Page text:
Arms of the Royal Borough of Kingston upon Thames

Kingston upon Thames

London, England

Granted 1966

Blazon: Azure three salmon naiant in pale argent finned and tailed gules

Crest: On a wreath of the colors issuant from a wreath of bay leaves vert banded or a demi-stag proper gorged with a crown of or pendant therefrom an escutcheon ermine on a chevron vert between two chevronels the chief per pale azure and gules, the base per pale gules and azure, a cross paté or, holding between the forelegs a fountain

Supporters: Two stags proper gorged with a ribbon argent pendant therefrom an escutcheon azure issuant from the base an elm tree proper in front of a sun rising or and resting the interior hind hoof on a charred woodstock proper

Compartment*: A grassy mount proper supported by a fillet wavy pre fess wavy argent and azure

Mantling: Azure lined argent

The arms are derived from the historical arms of the borough, recorded as far back as 1572; the three salmon refer to three fisheries mentioned in the Domesday Book. The escutcheon on the crest bears the arms of the Borough of Malden and Coombe, and the supporters’ escutcheons show the arms of the Borough of Surbiton.

*Compartments are usually left to the discretion of the artist, not specified in the blazon.

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Arms of the borough of Hounslow, London, England

Hounslow

Granted 1964

Blazon: Per fess azure and gules on a fess wavy between two wings conjoined in base argent surmounted by a sword erect or, in base a lion rampant guardant per fess of the fourth and third, a barrulet wavy of the first

Crest: On a wreath of the colors upon ferns proper a tablot passant sable supporting over the shoulder a post horn or

Supporters: Two griffins or gorged with collars gemel wavy azure charged on the wings with as many seaxes

Mantling: Azure lined argent

Motto: Juncti progrediamur (Let us go forward together)

The wings and sword represent London Airport and the aircraft industry. The lion is from the arms of Hounslow Priory. The fess and barrulet(s) are from the  Borough of Brentford and Chiswick, representing the rivers Brent and Thames

The blazon specifies one barrulet, but this depiction shows two. Either the number of the barrulets or the descriptor is off; it could be a barrulet gemel, which would be indicated by the collars on the supporters.

Arms of the borough of Harrow

Harrow

London, England

Arms and crest granted 1938, supporters granted 1954

Blazon: Or a fess arched vert, in chief on a pile gules between a torch sable enflamed proper and a quill pen of the fourth a clarion of the field, in base issuant from a mount a wood of trees of the second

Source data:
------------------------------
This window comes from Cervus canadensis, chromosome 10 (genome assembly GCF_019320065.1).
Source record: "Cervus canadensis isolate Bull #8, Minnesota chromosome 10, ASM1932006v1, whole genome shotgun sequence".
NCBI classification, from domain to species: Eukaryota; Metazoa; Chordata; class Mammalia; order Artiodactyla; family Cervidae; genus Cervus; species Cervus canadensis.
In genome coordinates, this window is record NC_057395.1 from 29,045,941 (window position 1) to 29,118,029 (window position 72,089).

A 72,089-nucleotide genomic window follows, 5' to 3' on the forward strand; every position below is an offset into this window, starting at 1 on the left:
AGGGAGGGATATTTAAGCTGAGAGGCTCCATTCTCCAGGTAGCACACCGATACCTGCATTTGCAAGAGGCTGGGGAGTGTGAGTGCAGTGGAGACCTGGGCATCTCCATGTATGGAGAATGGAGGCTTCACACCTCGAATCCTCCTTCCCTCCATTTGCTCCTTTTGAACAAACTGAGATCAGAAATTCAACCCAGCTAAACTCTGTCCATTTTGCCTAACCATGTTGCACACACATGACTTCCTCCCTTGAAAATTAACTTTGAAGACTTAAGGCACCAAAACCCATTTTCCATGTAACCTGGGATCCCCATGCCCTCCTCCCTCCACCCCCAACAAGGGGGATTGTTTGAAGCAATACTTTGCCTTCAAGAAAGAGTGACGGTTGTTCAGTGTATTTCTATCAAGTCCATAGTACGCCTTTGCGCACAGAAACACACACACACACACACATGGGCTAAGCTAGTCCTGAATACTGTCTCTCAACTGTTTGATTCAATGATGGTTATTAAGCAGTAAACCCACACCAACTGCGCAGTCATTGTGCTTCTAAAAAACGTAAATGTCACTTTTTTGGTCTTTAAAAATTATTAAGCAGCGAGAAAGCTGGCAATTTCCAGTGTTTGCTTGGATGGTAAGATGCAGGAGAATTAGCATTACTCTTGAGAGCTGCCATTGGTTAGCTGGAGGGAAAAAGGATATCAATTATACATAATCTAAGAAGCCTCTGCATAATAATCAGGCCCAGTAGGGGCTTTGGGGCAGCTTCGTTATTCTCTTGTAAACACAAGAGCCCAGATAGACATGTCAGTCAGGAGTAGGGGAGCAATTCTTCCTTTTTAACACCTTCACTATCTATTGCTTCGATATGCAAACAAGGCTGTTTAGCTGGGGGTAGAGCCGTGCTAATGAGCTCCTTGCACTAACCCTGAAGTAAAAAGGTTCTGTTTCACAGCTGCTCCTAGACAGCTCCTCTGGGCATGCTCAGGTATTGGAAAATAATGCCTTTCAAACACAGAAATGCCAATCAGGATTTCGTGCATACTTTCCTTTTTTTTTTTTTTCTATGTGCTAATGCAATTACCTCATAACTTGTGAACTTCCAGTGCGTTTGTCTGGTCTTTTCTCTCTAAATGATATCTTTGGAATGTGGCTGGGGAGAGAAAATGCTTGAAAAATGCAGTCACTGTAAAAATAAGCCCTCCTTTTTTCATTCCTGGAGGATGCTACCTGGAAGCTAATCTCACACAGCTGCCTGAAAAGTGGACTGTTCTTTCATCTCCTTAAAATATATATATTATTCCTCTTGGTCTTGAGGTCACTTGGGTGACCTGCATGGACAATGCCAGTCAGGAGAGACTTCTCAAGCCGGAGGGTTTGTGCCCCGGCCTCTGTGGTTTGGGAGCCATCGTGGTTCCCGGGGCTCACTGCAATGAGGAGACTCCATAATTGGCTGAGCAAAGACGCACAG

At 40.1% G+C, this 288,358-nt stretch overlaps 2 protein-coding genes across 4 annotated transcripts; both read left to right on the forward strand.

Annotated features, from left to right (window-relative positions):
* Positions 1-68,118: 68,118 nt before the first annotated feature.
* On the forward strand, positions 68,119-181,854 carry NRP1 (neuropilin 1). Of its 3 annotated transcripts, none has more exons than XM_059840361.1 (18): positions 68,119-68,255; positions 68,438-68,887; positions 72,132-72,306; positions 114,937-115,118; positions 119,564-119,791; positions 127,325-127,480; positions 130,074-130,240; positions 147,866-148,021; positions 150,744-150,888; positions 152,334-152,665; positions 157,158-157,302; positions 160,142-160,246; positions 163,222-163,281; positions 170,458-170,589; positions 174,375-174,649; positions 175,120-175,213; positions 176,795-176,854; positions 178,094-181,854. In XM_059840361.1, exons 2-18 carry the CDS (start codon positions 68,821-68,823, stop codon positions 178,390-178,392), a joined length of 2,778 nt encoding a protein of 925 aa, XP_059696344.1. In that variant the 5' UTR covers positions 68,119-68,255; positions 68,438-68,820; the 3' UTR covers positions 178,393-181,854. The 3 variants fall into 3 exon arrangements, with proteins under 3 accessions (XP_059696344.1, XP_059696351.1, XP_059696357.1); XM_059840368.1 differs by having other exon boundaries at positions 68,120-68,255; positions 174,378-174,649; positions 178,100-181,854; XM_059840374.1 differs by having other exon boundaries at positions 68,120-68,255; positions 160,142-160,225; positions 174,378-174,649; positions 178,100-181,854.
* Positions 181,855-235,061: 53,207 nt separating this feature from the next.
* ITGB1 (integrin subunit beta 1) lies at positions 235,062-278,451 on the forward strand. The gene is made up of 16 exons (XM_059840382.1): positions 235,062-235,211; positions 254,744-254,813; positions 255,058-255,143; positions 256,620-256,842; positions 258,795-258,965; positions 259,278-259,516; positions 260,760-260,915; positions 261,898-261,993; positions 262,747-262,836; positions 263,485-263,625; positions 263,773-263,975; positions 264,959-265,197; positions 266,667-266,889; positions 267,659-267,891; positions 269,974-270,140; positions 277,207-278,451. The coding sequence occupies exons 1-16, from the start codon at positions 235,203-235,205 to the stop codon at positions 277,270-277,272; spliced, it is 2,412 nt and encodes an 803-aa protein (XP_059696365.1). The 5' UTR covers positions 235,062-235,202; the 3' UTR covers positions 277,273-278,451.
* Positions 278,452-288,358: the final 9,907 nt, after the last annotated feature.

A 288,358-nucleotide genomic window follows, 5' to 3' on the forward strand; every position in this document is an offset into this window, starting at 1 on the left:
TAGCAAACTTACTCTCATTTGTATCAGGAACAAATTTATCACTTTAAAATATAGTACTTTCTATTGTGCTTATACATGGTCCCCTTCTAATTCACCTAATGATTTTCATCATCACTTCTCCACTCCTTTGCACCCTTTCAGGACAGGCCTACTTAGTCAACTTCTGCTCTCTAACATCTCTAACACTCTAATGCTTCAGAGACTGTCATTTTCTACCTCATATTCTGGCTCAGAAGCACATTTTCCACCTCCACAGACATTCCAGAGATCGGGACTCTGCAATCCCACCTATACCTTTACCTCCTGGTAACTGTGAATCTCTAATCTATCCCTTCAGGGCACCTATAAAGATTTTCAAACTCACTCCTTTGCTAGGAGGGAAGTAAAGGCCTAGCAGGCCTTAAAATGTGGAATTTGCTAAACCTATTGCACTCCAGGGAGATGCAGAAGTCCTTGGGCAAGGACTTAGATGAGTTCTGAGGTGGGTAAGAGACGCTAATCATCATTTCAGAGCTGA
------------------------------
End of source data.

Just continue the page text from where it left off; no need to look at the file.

Crest: Issuant from a mural crown proper a demi-lion rampant holding between the paws an arrow fesswise argent enfiled with a wreath of oak also proper

Supporters: On the dexter a representation of Hygeia supporting with her exterior hand a staff entwined with a snake, on the sinister a Benedictine monk supporting with the exterior hand a staff, all proper

Mantling: Vert lined or

Motto: Salus populi suprema lex (The well-being of the people is the highest law)

The fess vert represents the green spaces in the borough. The torch and quill pen refer to knowledge and the famous writers of the borough (such as Lord Byron, educated at the Harrow School). The pile is drawn from the Chandos arms. The clarion supposedly refers to the borough’s connection with Handel, although he lived in Mayfair.

Arms of the borough of Croyden

Croyden

London, England

Granted 1965

Blazon: Argent on a cross flory sable between in chief dexter two swords in saltire and sinister two keys in saltire, both azure and gules, five bezants

Crest: On a mural crown or a fountain between a branch of oak leaved and fructed and a branch of beech slipped proper

Supporters: On the dexter a lion sable and on the sinister a horse argent each with a cross formy fitchy pendant from a collar counterchanged

Mantling: Sable lined argent

Motto: Ad summa nitamur (Let us strive for perfection)

The cross flory comes from the arms of John Whitgift, Archbishop of Canterbury, by way of the County Borough of Croyden. The keys and swords refer to the Abbey of St. Peter and St. Paul. The fountain symbolizes the source of the River Wandle, and the white horse is from the arms of the Earls of Surrey.

Arms of the borough of Camden

Camden

London, England

Granted 1965

Blazon: Argent on a cross gules a mitre or; on a chief sable three escallops of the field